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Scene from a video game football
Midway Amusement Games has been courting the young and tech-savvy since the days when 25 cents would still pay for a round of 8-bit entertainment at the local arcade. The customers Jerry Liu TMP 1999 hopes to woo are somewhat more demanding than their predecessors. Titles like "Blitz: The League" are scoring big, he says.
No kidding around

Marketing has never faced as many challenges as it does today, and when the audience is young and hip, the job doesn't get any easier. Here's how some Kellogg alums are staying ahead of the cool curve as they try to appeal to some of the most savvy customers

By Aubrey Henretty

As today's marketers plunge headlong into a sea of new media, new competition and unprecedented consumer power, they may be tempted to long for simpler decades when cable channels numbered in the mere dozens and "Google" was not yet a verb.

How soon they forget.

In a 1990 piece about the far-reaching ramifications of U.S. TV culture*, novelist and essayist David Foster Wallace described the late-century marketer's scramble to hold the interest of remote-wielding everyman, Joe Briefcase:

"The VCR, with its dreaded fast-forward and zap functions, threatens the very viability of commercials. Television advertisers' entirely sensible solution? Make ads as appealing as the programs. Or at any rate try to keep Joe B. from disliking the commercials enough that he's willing to move his thumb to check out 2 1/2 minutes of "Hazel" on the Superstation while NBC sells lip balm."

If marketers in the 1980s and early 1990s took pains to command the attention of fickle Joe Briefcase, 21st-century marketers really have their work cut out for them with Joe Jr. — Joe Backpack — a younger, savvier version with even more media to choose from and an even shorter attention span than his forefathers. Young Joe, who may for marketing purposes be 15 or 35 or anywhere in between, has the Internet, a personal digital assistant, a cell phone and, thanks to gadgets like TiVo, more commercial-zapping power than ever. And like Wallace's Joe Briefcase, young Joe and his peers "have no memory of a world without such electronic definition."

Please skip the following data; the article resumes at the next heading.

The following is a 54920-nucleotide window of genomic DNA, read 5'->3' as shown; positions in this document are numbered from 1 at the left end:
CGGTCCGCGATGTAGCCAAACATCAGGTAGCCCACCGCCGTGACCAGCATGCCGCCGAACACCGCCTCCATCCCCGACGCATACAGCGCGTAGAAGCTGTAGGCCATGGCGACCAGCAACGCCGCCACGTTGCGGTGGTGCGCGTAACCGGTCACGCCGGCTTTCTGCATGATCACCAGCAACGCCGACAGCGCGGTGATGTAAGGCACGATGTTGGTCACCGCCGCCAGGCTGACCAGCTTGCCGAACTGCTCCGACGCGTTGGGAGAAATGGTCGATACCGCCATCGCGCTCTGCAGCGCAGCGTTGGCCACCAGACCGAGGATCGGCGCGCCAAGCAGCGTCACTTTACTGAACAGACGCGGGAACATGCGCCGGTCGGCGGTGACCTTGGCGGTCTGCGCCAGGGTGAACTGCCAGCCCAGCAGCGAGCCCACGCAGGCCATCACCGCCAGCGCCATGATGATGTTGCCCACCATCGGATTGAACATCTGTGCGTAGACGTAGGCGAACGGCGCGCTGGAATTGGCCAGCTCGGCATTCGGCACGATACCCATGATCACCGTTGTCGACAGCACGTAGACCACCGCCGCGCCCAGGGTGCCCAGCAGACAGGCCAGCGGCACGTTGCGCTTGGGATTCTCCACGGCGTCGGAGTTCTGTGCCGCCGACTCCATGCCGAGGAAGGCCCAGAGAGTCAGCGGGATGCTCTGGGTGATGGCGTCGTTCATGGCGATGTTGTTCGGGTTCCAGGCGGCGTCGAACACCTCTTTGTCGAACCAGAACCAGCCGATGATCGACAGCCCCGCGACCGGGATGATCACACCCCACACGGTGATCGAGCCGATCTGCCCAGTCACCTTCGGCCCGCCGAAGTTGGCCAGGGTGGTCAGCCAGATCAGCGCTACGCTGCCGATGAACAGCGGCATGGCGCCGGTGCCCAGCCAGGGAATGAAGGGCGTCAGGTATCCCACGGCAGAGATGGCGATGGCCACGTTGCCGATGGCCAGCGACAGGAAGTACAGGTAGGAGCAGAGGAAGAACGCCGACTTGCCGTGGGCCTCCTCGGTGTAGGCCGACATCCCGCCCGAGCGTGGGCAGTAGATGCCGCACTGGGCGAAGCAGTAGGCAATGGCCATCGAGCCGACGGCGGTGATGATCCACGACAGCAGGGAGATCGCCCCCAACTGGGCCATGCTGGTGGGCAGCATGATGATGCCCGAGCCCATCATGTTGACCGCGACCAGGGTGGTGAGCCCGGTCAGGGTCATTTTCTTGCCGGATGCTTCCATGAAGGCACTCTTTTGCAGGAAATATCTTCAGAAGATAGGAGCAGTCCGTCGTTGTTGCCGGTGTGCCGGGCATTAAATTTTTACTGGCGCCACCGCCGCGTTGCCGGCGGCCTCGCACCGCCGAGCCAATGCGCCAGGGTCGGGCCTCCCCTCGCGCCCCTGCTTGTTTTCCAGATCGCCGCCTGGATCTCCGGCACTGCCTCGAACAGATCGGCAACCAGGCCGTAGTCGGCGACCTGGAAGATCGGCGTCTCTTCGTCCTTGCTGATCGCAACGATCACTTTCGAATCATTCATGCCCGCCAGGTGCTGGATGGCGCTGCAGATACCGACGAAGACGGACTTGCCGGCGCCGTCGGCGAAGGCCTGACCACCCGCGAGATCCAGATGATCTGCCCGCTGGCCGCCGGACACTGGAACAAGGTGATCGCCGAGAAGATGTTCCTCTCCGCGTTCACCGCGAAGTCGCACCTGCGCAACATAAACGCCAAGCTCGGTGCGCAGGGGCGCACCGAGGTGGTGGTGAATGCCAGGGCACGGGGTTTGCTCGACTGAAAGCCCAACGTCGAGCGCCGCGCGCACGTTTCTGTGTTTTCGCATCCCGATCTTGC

They can, in other words, be pretty tough customers.

Scene from video game basketball  
Midway's 2004 best-seller, "NBA Ballers"  
"Skepticism is at an all-time high with this group," says Kellogg School Marketing Professor Julie Hennessy, noting that in addition to being inundated with advertisements since before they could speak in whole sentences, members of today's golden youth demographic have grown up with a staggering array of consumer options.

According to a March 2005 study by the Kaiser Family Foundation, average young people (ages 8-18) spend 6 hours and 21 minutes a day consuming media — that is, watching television, listening to music, playing video games, using the computer recreationally and reading for pleasure. Sixty-eight percent have television sets in their bedrooms and 51 percent live in homes where the TV is on almost constantly, regardless of whether anyone is watching.

In the media-saturated young person's world, traditional methods of gaining exposure and loyalty for a product are running out of steam. No longer does the snappiest TV commercial (likely to be zapped or ignored in favor of some other immediately accessible medium) or even the most tenacious Internet pop-up ad (now universally despised and filtered) necessarily win hearts and minds.

"Marketing has to be more subtle," says Hennessy, and more narrowly focused. As evidence, she points to the success many companies have found in opting consumers into the product development process. Where once there were twice-yearly focus groups, there are now 24-hour online feedback centers.

"They say they don't like advertising," says Hennessy of the youth demographic, "but if it meets their needs, they ignore all that." Consider the smashing success of Apple Computer's breakthrough portable MP3 player, the iPod, whose advertising campaign has been such a hit that even the iconoclastic, thrift-store-frequenting Adbusters reader can be seen sporting the iconic white earbuds in public.

"None of these people complain about the marketing of the iPod," Hennessy says.